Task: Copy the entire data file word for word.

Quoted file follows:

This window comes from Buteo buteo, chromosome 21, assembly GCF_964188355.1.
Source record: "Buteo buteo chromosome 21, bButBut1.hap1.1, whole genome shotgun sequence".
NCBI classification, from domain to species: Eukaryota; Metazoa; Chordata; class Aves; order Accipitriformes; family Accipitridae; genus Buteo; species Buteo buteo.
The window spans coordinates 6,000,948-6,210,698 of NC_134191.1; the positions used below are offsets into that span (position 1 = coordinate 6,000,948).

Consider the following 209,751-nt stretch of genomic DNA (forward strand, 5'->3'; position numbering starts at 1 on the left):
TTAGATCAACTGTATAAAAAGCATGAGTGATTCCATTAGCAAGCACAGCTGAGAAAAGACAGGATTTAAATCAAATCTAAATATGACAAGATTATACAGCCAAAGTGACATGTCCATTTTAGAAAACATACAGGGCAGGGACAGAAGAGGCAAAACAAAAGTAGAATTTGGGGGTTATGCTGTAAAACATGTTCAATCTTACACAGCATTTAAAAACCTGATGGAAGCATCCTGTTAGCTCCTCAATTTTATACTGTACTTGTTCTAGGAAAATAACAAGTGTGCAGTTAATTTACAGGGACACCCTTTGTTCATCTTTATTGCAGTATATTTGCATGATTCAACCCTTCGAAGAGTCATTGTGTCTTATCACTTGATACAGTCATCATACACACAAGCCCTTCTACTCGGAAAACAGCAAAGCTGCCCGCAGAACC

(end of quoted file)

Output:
This window comes from Buteo buteo, chromosome 21, assembly GCF_964188355.1.
Source record: "Buteo buteo chromosome 21, bButBut1.hap1.1, whole genome shotgun sequence".
NCBI classification, from domain to species: Eukaryota; Metazoa; Chordata; class Aves; order Accipitriformes; family Accipitridae; genus Buteo; species Buteo buteo.
The window spans coordinates 6,000,948-6,210,698 of NC_134191.1; the positions used below are offsets into that span (position 1 = coordinate 6,000,948).

Consider the following 209,751-nt stretch of genomic DNA (forward strand, 5'->3'; position numbering starts at 1 on the left):
TTAGATCAACTGTATAAAAAGCATGAGTGATTCCATTAGCAAGCACAGCTGAGAAAAGACAGGATTTAAATCAAATCTAAATATGACAAGATTATACAGCCAAAGTGACATGTCCATTTTAGAAAACATACAGGGCAGGGACAGAAGAGGCAAAACAAAAGTAGAATTTGGGGGTTATGCTGTAAAACATGTTCAATCTTACACAGCATTTAAAAACCTGATGGAAGCATCCTGTTAGCTCCTCAATTTTATACTGTACTTGTTCTAGGAAAATAACAAGTGTGCAGTTAATTTACAGGGACACCCTTTGTTCATCTTTATTGCAGTATATTTGCATGATTCAACCCTTCGAAGAGTCATTGTGTCTTATCACTTGATACAGTCATCATACACACAAGCCCTTCTACTCGGAAAACAGCAAAGCTGCCCGCAGAACC